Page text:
Standing together in a march of solidarity is an admirable act, but if the Jewish people want to solve anti-Semitism at its root, they need to also sit down and learn together. Learning in groups has been part and parcel of what made us Jewish to begin with. It dates all the way back to when we learned how to unite according to the commandment, “love your neighbor as yourself,” under Abraham’s guidance some 3,800 years ago. Marches, on the other hand, have never been a Jewish activity.
Therefore, while we are in solidarity with the Jewish people of New York City today, we should still recognize that unifying in order to “say no to hate and no to fear,” as mentioned in the march’s promotion, is far from the kind of unity that made us a Jewish people to begin with. The essence of our unity is not reactionary to hatred that rises against us, but that we positively connect with a common intention to equalize ourselves with the laws of nature. This is why we received the name, “the people of Israel” under Abraham’s guidance: “Israel” stemming from the words, “straight to the upper force” (“Yashar Kel”), i.e., a common intention to love and bestow as is the quality of the upper force.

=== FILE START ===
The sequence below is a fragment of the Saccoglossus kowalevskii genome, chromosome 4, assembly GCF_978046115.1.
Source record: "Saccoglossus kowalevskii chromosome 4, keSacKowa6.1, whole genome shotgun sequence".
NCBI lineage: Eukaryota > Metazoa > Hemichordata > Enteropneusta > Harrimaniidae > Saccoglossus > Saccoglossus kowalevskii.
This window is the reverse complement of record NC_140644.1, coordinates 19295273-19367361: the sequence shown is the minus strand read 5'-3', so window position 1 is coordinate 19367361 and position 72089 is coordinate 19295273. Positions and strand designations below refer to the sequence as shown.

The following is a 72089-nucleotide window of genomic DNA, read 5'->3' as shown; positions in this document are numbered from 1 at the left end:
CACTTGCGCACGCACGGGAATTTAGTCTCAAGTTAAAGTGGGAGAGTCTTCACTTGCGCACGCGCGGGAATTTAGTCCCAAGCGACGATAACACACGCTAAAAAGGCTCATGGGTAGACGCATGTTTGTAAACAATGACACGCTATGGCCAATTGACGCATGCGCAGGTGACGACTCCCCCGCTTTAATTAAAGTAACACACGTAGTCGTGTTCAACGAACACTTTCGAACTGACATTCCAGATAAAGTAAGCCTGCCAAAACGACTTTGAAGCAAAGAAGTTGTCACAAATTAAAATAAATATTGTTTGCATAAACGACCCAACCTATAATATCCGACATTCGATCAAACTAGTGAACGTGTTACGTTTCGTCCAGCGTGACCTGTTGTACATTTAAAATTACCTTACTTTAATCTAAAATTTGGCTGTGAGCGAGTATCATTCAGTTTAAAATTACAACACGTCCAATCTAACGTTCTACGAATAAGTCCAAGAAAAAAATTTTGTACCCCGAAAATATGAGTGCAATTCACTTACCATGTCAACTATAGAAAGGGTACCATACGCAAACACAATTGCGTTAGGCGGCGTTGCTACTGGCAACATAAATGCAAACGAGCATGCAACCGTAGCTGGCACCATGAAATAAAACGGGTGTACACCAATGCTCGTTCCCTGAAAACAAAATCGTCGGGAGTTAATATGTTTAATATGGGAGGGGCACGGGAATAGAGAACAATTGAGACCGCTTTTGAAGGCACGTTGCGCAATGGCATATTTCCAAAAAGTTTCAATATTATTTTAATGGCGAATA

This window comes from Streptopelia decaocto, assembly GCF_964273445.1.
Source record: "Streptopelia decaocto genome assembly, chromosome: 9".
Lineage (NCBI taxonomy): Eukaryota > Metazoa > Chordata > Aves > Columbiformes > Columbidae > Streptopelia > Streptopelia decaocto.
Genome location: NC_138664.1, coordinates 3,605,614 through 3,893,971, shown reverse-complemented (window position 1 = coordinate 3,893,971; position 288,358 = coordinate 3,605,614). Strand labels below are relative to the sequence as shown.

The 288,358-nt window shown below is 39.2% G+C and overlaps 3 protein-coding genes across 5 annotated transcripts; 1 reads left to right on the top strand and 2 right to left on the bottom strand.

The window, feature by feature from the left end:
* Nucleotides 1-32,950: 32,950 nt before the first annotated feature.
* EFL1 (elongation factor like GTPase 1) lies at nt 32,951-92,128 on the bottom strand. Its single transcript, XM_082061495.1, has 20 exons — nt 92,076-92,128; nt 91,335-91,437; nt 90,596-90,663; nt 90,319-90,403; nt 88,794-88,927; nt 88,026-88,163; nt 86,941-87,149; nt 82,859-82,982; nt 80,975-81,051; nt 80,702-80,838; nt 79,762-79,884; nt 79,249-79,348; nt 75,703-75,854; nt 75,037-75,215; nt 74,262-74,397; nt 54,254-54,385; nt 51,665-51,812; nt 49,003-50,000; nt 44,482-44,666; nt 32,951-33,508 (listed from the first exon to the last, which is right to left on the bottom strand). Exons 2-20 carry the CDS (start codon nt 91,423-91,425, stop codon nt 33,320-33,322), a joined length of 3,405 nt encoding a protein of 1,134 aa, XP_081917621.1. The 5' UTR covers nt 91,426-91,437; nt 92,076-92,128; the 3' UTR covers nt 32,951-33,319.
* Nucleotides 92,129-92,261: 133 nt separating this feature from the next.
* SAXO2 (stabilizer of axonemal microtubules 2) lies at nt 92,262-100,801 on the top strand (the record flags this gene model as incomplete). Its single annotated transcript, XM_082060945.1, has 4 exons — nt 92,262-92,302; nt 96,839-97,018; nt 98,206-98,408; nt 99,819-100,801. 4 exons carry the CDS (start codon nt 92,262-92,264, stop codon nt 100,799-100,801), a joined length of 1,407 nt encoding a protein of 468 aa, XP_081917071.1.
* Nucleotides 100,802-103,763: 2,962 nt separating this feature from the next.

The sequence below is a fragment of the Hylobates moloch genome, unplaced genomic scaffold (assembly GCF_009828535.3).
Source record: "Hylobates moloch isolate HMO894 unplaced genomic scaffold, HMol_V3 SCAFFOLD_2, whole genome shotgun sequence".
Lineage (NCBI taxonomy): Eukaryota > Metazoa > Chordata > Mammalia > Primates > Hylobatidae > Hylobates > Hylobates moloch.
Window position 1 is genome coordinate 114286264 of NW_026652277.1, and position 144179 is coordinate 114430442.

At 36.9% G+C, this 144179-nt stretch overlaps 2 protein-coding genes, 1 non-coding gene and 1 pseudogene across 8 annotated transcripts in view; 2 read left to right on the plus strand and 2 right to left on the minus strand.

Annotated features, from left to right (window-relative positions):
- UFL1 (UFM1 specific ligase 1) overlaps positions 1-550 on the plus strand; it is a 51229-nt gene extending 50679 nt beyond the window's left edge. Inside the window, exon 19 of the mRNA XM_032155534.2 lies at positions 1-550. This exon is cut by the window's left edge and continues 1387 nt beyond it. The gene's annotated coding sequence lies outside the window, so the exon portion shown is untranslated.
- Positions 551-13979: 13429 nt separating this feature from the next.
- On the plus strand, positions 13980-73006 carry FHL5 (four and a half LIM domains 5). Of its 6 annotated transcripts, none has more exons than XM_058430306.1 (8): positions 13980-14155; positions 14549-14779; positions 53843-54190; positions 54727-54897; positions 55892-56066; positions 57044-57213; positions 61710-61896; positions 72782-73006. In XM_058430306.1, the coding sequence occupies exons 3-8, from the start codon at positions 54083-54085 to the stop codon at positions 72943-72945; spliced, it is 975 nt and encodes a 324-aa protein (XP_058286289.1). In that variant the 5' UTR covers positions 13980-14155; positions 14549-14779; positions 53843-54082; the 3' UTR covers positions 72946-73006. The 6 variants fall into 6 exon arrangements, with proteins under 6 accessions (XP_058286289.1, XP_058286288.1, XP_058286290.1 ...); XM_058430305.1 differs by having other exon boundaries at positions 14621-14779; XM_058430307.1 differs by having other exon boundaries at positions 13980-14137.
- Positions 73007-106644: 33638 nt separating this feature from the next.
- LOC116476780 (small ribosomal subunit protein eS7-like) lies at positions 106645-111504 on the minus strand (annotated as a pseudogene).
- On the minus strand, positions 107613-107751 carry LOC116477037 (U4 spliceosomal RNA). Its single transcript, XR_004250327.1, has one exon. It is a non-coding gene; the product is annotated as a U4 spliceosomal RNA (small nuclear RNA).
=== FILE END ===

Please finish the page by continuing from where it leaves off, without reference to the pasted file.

Therefore, I hope that we will realize the immense potential we hold: to learn our important role in the world, and not wait for more acts of hatred and fear to momentarily unite us, but that we will take our future into our own hands, implement the method made for uniting us, and become a positive unifying example to the world. We would then have a very good reason to be proud. By doing so, we would uproot anti-Semitism from its root, and witness a complete inversion of the sentiment surrounding us into one of support, encouragement and appreciation.
Posted on Facebook January 5, 2020